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|Posté le: Lun 19 Juin - 21:03 (2017) Sujet du message: What Works For Africa's Poorest: Programmes And Policies Fo
Although great strides have been made, Africa still lags behind other parts of the world in the reduction of poverty. We now know that the poorest people rarely benefit from poverty reduction programmes, and this is especially true in some countries of sub-Saharan Africa. Microfinance programmes, for example, that can help many poor people improve their lives do not generally reach the poorest people – casual labourers in remote rural areas, ethnic and indigenous minorities, older people, widows, migrants, bonded labourers and others.
As a result, NGOs and donors have started to mount programmes explicitly targeting the extreme poor, the poorest and the ultra-poor. This book follows on from What works for the Poorest: Poverty Reduction Programmes for the World's Extreme Poor and examines such initiatives in Africa. Through a set of carefully selected papers it questions why the poorest often do not benefit from poverty reduction and growth policies, analyses innovative ultra-poor programmes from around the continent, and explores the lessons that emerge from this new and important body of knowledge.
What Works for Africa's poorest: poverty reduction programmes for extremely poor people contains a unique cross-section of country-specific case studies from across SSA, combined with cross-country analyses of important programmes, written by practitioners, academics and advisers. It is essential reading for researchers and students studying poverty in international development and for policy makers and programme managers involved in poverty reduction programmes.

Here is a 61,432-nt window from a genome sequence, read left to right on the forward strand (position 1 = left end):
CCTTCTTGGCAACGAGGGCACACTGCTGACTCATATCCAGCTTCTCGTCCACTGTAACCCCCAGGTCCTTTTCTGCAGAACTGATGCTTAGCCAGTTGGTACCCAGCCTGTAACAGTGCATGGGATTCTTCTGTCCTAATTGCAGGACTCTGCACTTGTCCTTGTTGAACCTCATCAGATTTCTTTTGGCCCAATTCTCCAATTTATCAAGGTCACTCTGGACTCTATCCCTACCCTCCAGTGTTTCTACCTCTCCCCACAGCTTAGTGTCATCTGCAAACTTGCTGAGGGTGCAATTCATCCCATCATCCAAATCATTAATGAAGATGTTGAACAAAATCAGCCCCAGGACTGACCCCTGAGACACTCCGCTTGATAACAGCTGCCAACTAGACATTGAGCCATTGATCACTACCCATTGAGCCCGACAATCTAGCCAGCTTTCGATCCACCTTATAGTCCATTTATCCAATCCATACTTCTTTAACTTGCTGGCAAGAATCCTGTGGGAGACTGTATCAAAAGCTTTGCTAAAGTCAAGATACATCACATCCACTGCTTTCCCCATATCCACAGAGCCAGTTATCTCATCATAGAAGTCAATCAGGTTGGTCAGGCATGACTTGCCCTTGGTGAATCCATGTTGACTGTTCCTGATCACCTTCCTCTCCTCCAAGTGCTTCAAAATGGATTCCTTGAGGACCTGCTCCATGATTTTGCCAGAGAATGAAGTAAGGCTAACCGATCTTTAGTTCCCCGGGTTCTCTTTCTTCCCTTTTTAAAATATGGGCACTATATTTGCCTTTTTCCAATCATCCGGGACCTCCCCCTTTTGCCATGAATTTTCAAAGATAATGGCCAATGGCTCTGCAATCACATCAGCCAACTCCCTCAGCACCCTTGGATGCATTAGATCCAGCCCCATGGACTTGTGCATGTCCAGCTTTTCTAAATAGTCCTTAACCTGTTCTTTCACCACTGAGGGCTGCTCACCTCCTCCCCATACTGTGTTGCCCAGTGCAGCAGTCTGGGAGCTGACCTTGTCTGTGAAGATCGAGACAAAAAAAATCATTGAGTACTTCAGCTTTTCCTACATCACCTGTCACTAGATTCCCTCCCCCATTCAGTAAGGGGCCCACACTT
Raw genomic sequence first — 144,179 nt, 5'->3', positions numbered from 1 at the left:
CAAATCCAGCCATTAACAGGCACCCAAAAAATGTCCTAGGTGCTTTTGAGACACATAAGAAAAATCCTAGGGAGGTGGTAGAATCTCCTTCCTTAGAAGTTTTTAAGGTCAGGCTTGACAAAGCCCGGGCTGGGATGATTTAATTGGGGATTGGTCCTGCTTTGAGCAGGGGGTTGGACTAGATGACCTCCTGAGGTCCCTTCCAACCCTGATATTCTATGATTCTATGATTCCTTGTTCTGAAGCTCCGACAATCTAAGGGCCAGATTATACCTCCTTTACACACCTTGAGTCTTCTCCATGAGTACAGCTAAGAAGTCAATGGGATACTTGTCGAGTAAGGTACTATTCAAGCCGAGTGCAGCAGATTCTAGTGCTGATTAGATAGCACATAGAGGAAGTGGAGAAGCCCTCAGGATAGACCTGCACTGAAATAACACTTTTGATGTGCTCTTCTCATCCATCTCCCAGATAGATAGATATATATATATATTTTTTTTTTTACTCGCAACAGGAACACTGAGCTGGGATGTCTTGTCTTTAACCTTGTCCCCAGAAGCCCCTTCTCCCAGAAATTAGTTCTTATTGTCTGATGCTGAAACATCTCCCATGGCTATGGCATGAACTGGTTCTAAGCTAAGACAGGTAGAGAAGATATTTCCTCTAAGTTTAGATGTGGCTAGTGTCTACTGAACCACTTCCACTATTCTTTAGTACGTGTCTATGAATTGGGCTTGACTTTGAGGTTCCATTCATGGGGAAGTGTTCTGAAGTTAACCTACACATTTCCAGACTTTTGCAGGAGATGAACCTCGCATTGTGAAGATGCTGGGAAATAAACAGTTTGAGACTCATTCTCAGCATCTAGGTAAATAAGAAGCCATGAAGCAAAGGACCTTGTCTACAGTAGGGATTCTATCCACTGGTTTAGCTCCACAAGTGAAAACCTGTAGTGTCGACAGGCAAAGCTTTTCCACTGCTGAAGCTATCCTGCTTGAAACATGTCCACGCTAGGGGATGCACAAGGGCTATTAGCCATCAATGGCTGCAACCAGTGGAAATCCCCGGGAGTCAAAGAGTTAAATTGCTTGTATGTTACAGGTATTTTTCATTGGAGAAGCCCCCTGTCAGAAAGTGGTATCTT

‘After 50 years of “development”, the number of Africans living in dire poverty remains tragically and disgracefully high. This book brings together important new insights on the understanding that outsiders themselves must achieve before they can begin to think about reaching the poorest and changing their reality.’
Ian Smillie, author of Freedom from Want and Diamonds
‘If responding to extreme poverty was easy or obvious, the world would surely have figured it out by now. But it’s neither easy nor obvious, so we need the types of context-specific insights exemplified by these excellent chapters, which are grounded in an informed dialogue between careful research, hard-won experience and ethical advocacy.’
Michael Woolcock, World Bank and Harvard University